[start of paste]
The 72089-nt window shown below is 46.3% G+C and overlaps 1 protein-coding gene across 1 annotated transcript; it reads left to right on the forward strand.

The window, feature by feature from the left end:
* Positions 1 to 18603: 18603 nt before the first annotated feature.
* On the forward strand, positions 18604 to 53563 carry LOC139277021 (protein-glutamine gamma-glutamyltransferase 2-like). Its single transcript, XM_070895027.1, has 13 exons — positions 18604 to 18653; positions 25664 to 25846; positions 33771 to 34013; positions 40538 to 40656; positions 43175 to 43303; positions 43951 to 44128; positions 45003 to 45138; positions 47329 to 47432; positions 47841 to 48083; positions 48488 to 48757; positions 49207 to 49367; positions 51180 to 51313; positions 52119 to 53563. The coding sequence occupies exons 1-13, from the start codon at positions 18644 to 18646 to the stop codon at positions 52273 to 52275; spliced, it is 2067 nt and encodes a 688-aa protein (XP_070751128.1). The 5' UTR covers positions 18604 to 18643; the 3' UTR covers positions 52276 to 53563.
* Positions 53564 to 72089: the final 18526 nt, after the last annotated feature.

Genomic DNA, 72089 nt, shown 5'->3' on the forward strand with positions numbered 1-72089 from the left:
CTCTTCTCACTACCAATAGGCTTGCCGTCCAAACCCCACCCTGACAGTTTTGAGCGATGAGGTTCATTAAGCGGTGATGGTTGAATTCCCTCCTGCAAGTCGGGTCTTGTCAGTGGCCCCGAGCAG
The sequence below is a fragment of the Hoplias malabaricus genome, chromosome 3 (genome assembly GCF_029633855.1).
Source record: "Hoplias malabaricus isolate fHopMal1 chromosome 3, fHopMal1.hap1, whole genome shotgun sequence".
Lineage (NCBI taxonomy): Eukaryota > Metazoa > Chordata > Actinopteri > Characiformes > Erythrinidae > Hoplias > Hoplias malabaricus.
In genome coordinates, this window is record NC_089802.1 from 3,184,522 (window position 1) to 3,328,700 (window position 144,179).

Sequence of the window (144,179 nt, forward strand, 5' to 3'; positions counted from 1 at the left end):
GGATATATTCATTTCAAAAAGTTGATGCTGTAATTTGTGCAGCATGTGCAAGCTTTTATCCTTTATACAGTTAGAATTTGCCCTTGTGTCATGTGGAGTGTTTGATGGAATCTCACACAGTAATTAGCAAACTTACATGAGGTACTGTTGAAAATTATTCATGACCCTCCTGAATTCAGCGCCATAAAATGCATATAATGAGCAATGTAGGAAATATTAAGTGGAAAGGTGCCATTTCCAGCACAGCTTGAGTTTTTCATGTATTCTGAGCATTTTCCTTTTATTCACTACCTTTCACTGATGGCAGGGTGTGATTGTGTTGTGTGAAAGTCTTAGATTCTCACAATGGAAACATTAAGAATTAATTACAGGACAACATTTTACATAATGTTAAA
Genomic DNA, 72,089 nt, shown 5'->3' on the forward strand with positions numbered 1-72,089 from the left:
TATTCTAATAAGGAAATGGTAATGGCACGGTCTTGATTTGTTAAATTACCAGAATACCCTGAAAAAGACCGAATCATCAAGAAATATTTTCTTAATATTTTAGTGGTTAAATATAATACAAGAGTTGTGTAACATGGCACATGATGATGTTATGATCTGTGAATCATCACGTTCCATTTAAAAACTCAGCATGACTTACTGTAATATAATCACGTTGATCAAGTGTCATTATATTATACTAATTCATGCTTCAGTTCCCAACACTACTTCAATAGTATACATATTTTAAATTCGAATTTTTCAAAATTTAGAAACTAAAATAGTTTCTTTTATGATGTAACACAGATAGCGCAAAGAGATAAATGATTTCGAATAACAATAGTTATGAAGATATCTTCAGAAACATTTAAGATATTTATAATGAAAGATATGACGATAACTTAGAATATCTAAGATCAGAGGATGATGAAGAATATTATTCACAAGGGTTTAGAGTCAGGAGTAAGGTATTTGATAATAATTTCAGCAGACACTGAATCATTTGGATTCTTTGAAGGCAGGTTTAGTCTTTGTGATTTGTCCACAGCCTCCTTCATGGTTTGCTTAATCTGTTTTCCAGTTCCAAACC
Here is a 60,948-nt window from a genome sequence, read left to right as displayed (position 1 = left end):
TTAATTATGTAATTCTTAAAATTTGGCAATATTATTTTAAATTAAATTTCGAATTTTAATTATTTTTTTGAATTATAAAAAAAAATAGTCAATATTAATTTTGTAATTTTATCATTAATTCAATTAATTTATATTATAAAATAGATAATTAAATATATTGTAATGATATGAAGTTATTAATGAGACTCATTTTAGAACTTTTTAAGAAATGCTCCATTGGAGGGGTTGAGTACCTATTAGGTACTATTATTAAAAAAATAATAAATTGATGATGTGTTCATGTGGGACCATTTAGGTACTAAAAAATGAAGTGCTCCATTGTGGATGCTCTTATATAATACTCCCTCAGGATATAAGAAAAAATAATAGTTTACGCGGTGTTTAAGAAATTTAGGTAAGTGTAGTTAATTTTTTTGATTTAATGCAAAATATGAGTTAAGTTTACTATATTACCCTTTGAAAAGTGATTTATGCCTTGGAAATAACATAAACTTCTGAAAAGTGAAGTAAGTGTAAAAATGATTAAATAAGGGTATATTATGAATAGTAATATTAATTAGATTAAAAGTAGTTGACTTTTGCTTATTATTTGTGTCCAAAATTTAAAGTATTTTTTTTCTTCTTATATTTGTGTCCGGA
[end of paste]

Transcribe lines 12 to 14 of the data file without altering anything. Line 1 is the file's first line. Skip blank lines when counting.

Sequence of the window (144,179 nt, forward strand, 5' to 3'; positions counted from 1 at the left end):
GGATATATTCATTTCAAAAAGTTGATGCTGTAATTTGTGCAGCATGTGCAAGCTTTTATCCTTTATACAGTTAGAATTTGCCCTTGTGTCATGTGGAGTGTTTGATGGAATCTCACACAGTAATTAGCAAACTTACATGAGGTACTGTTGAAAATTATTCATGACCCTCCTGAATTCAGCGCCATAAAATGCATATAATGAGCAATGTAGGAAATATTAAGTGGAAAGGTGCCATTTCCAGCACAGCTTGAGTTTTTCATGTATTCTGAGCATTTTCCTTTTATTCACTACCTTTCACTGATGGCAGGGTGTGATTGTGTTGTGTGAAAGTCTTAGATTCTCACAATGGAAACATTAAGAATTAATTACAGGACAACATTTTACATAATGTTAAA
Genomic DNA, 72,089 nt, shown 5'->3' on the forward strand with positions numbered 1-72,089 from the left: